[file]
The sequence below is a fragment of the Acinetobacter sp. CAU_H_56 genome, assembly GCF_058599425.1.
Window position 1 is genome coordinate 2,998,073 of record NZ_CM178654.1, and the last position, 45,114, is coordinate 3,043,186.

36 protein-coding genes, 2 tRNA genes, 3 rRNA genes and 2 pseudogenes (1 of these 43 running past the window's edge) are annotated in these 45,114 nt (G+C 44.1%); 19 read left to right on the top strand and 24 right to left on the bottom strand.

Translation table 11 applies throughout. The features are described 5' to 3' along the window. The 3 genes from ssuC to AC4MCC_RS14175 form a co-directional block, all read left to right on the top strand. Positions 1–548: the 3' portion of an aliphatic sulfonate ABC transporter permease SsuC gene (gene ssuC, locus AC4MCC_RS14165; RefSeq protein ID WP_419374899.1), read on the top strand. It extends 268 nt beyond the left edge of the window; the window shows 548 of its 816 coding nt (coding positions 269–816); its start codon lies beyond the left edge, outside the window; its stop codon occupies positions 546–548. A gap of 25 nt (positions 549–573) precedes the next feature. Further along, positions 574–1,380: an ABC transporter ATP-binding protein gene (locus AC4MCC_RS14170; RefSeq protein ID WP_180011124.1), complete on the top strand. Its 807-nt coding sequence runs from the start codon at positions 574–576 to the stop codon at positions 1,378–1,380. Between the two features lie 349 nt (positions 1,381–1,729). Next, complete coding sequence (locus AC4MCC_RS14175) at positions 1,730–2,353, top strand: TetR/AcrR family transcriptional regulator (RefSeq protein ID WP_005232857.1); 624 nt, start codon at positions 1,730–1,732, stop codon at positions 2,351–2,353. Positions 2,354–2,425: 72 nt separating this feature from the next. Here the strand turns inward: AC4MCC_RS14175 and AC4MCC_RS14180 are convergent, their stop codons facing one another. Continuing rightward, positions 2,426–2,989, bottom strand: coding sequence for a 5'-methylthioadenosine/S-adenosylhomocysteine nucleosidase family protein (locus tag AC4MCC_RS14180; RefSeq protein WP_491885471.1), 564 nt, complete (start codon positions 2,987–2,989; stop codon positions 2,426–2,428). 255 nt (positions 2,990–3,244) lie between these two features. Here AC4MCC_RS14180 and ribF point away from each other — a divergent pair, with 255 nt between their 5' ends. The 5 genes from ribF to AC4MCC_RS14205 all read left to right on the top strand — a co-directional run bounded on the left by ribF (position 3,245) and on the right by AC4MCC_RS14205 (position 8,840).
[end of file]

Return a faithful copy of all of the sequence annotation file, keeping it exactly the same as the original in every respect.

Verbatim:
The sequence below is a fragment of the Acinetobacter sp. CAU_H_56 genome, assembly GCF_058599425.1.
Window position 1 is genome coordinate 2,998,073 of record NZ_CM178654.1, and the last position, 45,114, is coordinate 3,043,186.

36 protein-coding genes, 2 tRNA genes, 3 rRNA genes and 2 pseudogenes (1 of these 43 running past the window's edge) are annotated in these 45,114 nt (G+C 44.1%); 19 read left to right on the top strand and 24 right to left on the bottom strand.

Translation table 11 applies throughout. The features are described 5' to 3' along the window. The 3 genes from ssuC to AC4MCC_RS14175 form a co-directional block, all read left to right on the top strand. Positions 1–548: the 3' portion of an aliphatic sulfonate ABC transporter permease SsuC gene (gene ssuC, locus AC4MCC_RS14165; RefSeq protein ID WP_419374899.1), read on the top strand. It extends 268 nt beyond the left edge of the window; the window shows 548 of its 816 coding nt (coding positions 269–816); its start codon lies beyond the left edge, outside the window; its stop codon occupies positions 546–548. A gap of 25 nt (positions 549–573) precedes the next feature. Further along, positions 574–1,380: an ABC transporter ATP-binding protein gene (locus AC4MCC_RS14170; RefSeq protein ID WP_180011124.1), complete on the top strand. Its 807-nt coding sequence runs from the start codon at positions 574–576 to the stop codon at positions 1,378–1,380. Between the two features lie 349 nt (positions 1,381–1,729). Next, complete coding sequence (locus AC4MCC_RS14175) at positions 1,730–2,353, top strand: TetR/AcrR family transcriptional regulator (RefSeq protein ID WP_005232857.1); 624 nt, start codon at positions 1,730–1,732, stop codon at positions 2,351–2,353. Positions 2,354–2,425: 72 nt separating this feature from the next. Here the strand turns inward: AC4MCC_RS14175 and AC4MCC_RS14180 are convergent, their stop codons facing one another. Continuing rightward, positions 2,426–2,989, bottom strand: coding sequence for a 5'-methylthioadenosine/S-adenosylhomocysteine nucleosidase family protein (locus tag AC4MCC_RS14180; RefSeq protein WP_491885471.1), 564 nt, complete (start codon positions 2,987–2,989; stop codon positions 2,426–2,428). 255 nt (positions 2,990–3,244) lie between these two features. Here AC4MCC_RS14180 and ribF point away from each other — a divergent pair, with 255 nt between their 5' ends. The 5 genes from ribF to AC4MCC_RS14205 all read left to right on the top strand — a co-directional run bounded on the left by ribF (position 3,245) and on the right by AC4MCC_RS14205 (position 8,840).